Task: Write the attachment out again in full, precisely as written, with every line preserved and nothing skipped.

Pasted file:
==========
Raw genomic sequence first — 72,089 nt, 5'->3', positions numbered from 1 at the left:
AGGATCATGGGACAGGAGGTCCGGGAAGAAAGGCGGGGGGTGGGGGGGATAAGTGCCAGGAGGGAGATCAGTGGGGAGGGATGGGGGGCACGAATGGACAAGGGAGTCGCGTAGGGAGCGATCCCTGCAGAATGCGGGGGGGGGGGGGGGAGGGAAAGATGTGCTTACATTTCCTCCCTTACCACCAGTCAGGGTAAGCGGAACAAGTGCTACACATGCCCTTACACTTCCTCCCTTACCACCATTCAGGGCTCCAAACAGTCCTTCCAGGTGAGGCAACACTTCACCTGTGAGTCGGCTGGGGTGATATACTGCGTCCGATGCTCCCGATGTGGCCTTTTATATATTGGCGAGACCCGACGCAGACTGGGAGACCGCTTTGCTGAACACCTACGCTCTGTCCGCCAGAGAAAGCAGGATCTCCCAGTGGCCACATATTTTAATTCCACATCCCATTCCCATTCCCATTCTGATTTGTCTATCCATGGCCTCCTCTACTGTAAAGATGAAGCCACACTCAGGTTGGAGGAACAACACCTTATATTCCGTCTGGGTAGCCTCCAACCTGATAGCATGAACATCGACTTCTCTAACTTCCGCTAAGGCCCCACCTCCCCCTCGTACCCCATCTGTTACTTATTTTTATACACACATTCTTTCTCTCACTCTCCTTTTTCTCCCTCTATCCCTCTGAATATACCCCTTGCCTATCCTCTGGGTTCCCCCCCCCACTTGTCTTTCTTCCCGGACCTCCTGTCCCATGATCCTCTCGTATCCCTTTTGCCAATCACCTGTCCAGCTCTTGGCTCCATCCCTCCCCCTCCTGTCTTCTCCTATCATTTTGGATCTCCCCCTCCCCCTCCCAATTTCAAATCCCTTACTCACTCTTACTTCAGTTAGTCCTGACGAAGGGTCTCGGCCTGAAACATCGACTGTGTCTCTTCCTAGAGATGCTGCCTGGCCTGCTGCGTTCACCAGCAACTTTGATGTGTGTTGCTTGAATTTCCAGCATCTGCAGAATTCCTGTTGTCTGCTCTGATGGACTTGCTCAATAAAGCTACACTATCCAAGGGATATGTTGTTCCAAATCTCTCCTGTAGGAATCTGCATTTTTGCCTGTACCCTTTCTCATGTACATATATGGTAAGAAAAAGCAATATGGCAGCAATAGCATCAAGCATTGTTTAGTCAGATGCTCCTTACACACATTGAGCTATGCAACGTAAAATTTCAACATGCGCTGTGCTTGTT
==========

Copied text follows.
Raw genomic sequence first — 72,089 nt, 5'->3', positions numbered from 1 at the left:
AGGATCATGGGACAGGAGGTCCGGGAAGAAAGGCGGGGGGTGGGGGGGATAAGTGCCAGGAGGGAGATCAGTGGGGAGGGATGGGGGGCACGAATGGACAAGGGAGTCGCGTAGGGAGCGATCCCTGCAGAATGCGGGGGGGGGGGGGGGAGGGAAAGATGTGCTTACATTTCCTCCCTTACCACCAGTCAGGGTAAGCGGAACAAGTGCTACACATGCCCTTACACTTCCTCCCTTACCACCATTCAGGGCTCCAAACAGTCCTTCCAGGTGAGGCAACACTTCACCTGTGAGTCGGCTGGGGTGATATACTGCGTCCGATGCTCCCGATGTGGCCTTTTATATATTGGCGAGACCCGACGCAGACTGGGAGACCGCTTTGCTGAACACCTACGCTCTGTCCGCCAGAGAAAGCAGGATCTCCCAGTGGCCACATATTTTAATTCCACATCCCATTCCCATTCCCATTCTGATTTGTCTATCCATGGCCTCCTCTACTGTAAAGATGAAGCCACACTCAGGTTGGAGGAACAACACCTTATATTCCGTCTGGGTAGCCTCCAACCTGATAGCATGAACATCGACTTCTCTAACTTCCGCTAAGGCCCCACCTCCCCCTCGTACCCCATCTGTTACTTATTTTTATACACACATTCTTTCTCTCACTCTCCTTTTTCTCCCTCTATCCCTCTGAATATACCCCTTGCCTATCCTCTGGGTTCCCCCCCCCACTTGTCTTTCTTCCCGGACCTCCTGTCCCATGATCCTCTCGTATCCCTTTTGCCAATCACCTGTCCAGCTCTTGGCTCCATCCCTCCCCCTCCTGTCTTCTCCTATCATTTTGGATCTCCCCCTCCCCCTCCCAATTTCAAATCCCTTACTCACTCTTACTTCAGTTAGTCCTGACGAAGGGTCTCGGCCTGAAACATCGACTGTGTCTCTTCCTAGAGATGCTGCCTGGCCTGCTGCGTTCACCAGCAACTTTGATGTGTGTTGCTTGAATTTCCAGCATCTGCAGAATTCCTGTTGTCTGCTCTGATGGACTTGCTCAATAAAGCTACACTATCCAAGGGATATGTTGTTCCAAATCTCTCCTGTAGGAATCTGCATTTTTGCCTGTACCCTTTCTCATGTACATATATGGTAAGAAAAAGCAATATGGCAGCAATAGCATCAAGCATTGTTTAGTCAGATGCTCCTTACACACATTGAGCTATGCAACGTAAAATTTCAACATGCGCTGTGCTTGTT